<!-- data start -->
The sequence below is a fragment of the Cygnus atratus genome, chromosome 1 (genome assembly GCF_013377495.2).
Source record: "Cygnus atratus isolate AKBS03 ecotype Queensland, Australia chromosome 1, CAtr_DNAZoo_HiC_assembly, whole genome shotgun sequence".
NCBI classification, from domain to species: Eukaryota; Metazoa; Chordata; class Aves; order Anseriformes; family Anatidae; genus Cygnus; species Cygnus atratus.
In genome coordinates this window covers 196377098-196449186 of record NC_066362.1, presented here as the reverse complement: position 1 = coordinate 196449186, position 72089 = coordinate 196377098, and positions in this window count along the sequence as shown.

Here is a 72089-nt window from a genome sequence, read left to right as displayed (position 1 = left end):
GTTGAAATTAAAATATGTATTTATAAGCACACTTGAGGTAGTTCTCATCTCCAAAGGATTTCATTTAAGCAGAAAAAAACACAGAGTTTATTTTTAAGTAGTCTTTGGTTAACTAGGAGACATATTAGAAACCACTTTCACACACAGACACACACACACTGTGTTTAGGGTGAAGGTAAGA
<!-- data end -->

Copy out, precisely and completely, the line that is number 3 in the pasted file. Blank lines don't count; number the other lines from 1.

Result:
NCBI classification, from domain to species: Eukaryota; Metazoa; Chordata; class Aves; order Anseriformes; family Anatidae; genus Cygnus; species Cygnus atratus.